This opinion will be unpublished and

may not be cited except as provided by

Minn. Stat. § 480A.08, subd. 3 (2000).

 

STATE OF MINNESOTA

IN COURT OF APPEALS

C7-01-2097

 

In re:

Lynn Williams, petitioner,

Appellant,

 

vs.

 

Gerald S. Buchanan,

Respondent.

 

Filed August 20, 2002

Affirmed
Klaphake, Judge

 

St. Louis County District Court

File No. F08961160

 

Peter James Nickitas, Nickitas Law Office, 28 Orme Court, St. Paul, MN  55116 (for appellant)

 

Gerald J. Brown, Aaron R. Bransky, Brown, Andrew & Signorelli, P.A., 300 Alworth Building, Duluth, MN  55811 (for respondent)

 

            Considered and decided by Halbrooks, Presiding Judge, Hanson, Judge, and Klaphake, Judge.

U N P U B L I S H E D   O P I N I O N

KLAPHAKE, Judge

            In this paternity action, appellant Lynn Williams challenges a district court order denying her request for lying-in expenses, attorney fees, and child support arrearages.  Appellant also challenges the court’s reservation of the issues of insurance and child support for a later hearing.  Because the lying-in expenses, child support arrearages, and attorney fees issues have been previously litigated, the district court’s prior decisions on those issues are res judicata.  Because the district court did not abuse its discretion in reserving the issues of child support and insurance, we affirm.

D E C I S I O N

            1.         Lying-in Expenses

            Appellant argues that the district court erred in not ordering respondent Gerald Buchanan to pay her lying-in expenses.  The district court found appellant’s claim for maternity expenses barred by res judicata because her original motion for these expenses was previously considered and denied.  We agree.

            Once there is an adjudication on the merits of an issue, it is conclusive and should not be relitigated.  Loo v. Loo, 520 N.W.2d 740, 744 (Minn. 1994).  Res judicata requires (1) a final judgment on the merits;  (2) identical parties or parties in privity; and (3) a second suit involving the same cause of action.  Myers v. Price, 463 N.W.2d 773, 776 (Minn. App. 1990), review denied (Minn. Feb. 4, 1991).  This court reviews de novo whether res judicata applies to a given set of facts.  G.A.W., III v. D.M.W., 596 N.W.2d 284, 287 (Minn. App. 1999), review denied (Minn. Sept. 28, 1999).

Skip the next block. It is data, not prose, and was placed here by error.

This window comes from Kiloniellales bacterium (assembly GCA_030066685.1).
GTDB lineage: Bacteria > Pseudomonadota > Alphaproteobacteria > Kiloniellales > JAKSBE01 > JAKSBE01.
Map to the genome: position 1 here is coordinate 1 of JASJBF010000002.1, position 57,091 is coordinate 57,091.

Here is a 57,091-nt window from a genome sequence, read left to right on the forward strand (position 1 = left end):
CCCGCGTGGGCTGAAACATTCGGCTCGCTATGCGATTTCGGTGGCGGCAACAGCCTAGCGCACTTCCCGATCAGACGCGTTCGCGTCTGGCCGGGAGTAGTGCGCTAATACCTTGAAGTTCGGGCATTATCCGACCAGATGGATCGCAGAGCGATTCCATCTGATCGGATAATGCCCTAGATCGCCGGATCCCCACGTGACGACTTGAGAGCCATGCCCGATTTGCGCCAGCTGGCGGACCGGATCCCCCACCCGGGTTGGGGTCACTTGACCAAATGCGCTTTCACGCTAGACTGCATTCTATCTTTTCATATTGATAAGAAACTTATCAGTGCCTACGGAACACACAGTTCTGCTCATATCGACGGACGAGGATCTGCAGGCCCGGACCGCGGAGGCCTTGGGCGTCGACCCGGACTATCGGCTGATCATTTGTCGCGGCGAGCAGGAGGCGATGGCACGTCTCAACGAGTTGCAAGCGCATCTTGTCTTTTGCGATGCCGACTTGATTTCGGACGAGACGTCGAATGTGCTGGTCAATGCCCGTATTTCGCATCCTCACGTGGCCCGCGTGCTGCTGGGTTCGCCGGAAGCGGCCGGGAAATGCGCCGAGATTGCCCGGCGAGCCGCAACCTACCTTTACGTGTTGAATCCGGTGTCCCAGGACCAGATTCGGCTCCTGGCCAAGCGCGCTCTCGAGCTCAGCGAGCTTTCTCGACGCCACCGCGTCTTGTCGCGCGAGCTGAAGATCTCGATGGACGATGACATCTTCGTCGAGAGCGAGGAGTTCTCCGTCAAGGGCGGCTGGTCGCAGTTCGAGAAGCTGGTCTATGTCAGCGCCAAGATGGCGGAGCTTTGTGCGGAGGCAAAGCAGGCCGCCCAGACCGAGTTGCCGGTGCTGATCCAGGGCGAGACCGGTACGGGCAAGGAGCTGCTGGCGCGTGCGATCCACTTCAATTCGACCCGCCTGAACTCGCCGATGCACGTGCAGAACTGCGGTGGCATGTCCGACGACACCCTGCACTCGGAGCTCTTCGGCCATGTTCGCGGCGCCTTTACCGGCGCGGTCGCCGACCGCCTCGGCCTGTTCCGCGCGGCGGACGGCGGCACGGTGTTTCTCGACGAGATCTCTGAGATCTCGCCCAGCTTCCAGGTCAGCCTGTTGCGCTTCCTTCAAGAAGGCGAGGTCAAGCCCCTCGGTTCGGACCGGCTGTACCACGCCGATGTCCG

Because the claim for lying-in expenses arises from the same cause of action between the same parties, the only question in the res judicata analysis is if there was a final judgment on the merits.  The record reveals that appellant moved for lying-in expenses in March 1994 and again in January 1995; both motions were denied.  In March 1995, this court dismissed an appeal from the January 1995 order because it was interlocutory and premature.  Appellant brought another motion in June 1999, in which she did not raise the issue of lying-in expenses.  In its November 1999 order, the district court noted that appellant’s motion did not address lying-in expenses until later submissions and its consideration was narrowed to the relief originally requested.  Appellant sought review of the November 1999 order, and this court concluded that the appeal was premature because of an outstanding issue of visitation.  After resolution of the visitation issue in November 2000, an appealable final judgment was entered from which no appeal was taken. 

            In June 2001, appellant brought another motion requesting her lying-in expenses.  In the October 10, 2001 order on appeal here, the district court concluded that appellant’s motion for lying-in expenses was barred by res judicata.  Even if either the 1994 or 1995 order was not a final judgment on the merits, the November 1999 order became final after the visitation issue was resolved and a final judgment was entered.  While the November 1999 order specifically stated that appellant did not raise the lying-in expense issue, res judicata operates as an absolute bar to a subsequent suit on the same cause of action, both as to claims actually litigated and as to claims or defenses that might have been litigated.  Howe v. Nelson, 271 Minn. 296, 301, 135 N.W.2d 687, 691 (1965).  Because appellant could have challenged the court’s refusal to consider her request for lying-in expenses in an appeal from the judgment entered on the November 1999 order, we affirm the district court’s determination that res judicata applies here.